European Journal of Wildlife Research

, Volume 61, Issue 1, pp 57–62 | Cite as

A new method for assessing food quality in common vole (Microtus arvalis) populations

  • Eva JanovaEmail author
  • Josef Bryja
  • David Cizmar
  • Ladislav Cepelka
  • Marta Heroldova
Original Paper


Food quality is an important factor influencing the demography of small rodents. While there have been numerous studies on food supply during small mammal population cycles, studies on quality of food consumed are rare due to technical difficulties in estimating nitrogen in small samples, such as stomachs or faeces. In this study, we use a new method, near infrared reflectance spectroscopy (NIRS), for estimating nitrogenous compounds (NC) in stomachs of common voles (Microtus arvalis). Samples were taken from two populations over two 3-year periods. Vegetation cover (managed alfalfa/set-aside field), and thus also food supply, differed significantly between the two periods. In analysing the effects of food supply and individual attributes (i.e. sex, body size, reproduction) on NC in stomachs, we were able to show that nitrogen varied uniformly and that sex, body size and season had no effect. No significant difference in NC intake was observed between the two study periods, despite individuals being smaller and the population less abundant during the second period. During the peak densities, however, reproducing females consumed food with a significantly higher level of nitrogen than all other individuals. Our results indicate that changes in food supply do not affect the overall quality of food consumed but that maintenance of nutritional quality may require higher energetic release, which may affect body condition. We confirm that NIRS represents a useful new tool opening new possibilities in small-mammal ecology studies.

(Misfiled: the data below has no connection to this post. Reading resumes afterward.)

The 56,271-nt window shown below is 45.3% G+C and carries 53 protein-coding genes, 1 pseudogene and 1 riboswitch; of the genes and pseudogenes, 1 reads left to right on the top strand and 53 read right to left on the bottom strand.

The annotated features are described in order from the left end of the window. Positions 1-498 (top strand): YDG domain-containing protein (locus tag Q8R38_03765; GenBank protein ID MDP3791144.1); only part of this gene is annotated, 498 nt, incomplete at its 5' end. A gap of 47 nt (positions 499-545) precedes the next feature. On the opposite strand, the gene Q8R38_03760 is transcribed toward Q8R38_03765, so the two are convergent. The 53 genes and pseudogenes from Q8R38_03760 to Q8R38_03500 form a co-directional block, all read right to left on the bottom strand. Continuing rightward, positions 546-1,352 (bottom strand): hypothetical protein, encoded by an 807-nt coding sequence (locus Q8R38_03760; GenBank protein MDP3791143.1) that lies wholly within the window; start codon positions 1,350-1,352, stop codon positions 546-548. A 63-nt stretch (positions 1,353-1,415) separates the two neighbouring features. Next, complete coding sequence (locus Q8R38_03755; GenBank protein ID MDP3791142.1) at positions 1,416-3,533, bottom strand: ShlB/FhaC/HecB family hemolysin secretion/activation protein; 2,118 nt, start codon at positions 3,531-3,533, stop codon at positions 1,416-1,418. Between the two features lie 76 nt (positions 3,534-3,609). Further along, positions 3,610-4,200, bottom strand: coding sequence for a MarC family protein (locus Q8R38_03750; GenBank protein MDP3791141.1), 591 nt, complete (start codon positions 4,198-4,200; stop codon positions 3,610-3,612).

NIRS Nitrogen Rodent Food quality Food supply 



This study was supported by Project 521/08/P529 of the Grant Agency of the Czech Republic (Czech Science Foundation). We would like to thank Jiri Kamler for his efficient help with nitrogen analysis. All work in this study complied with the Council Directive 86/609/EEC—regulations on the experimental use of animals. In addition, the approval for all field experiments within this project was obtained from the ethical committee of the Academy of Sciences. We thank Dr. Kevin Roche for improving the English language and for commenting the earlier version of the manuscript.


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Copyright information

© Springer-Verlag Berlin Heidelberg 2014

Authors and Affiliations

  • Eva Janova
    • 1
    • 2
    • 3
    Email author
  • Josef Bryja
    • 1
    • 4
  • David Cizmar
    • 5
  • Ladislav Cepelka
    • 6
  • Marta Heroldova
    • 1
  1. 1.Institute of Vertebrate BiologyAcademy of Sciences of the Czech RepublicBrnoCzech Republic
  2. 2.Institute of Animal GeneticsVeterinary and Pharmaceutical UniversityBrnoCzech Republic
  3. 3.CEITEC-VFUUniversity of Veterinary and Pharmaceutical SciencesBrnoCzech Republic
  4. 4.Department of Botany and Zoology, Faculty of ScienceMasaryk UniversityBrnoCzech Republic
  5. 5.Central Institute for Supervising and Testing in AgricultureBrnoCzech Republic
  6. 6.Department of Forest Protection and Wildlife ManagementMendel University in BrnoBrnoCzech Republic

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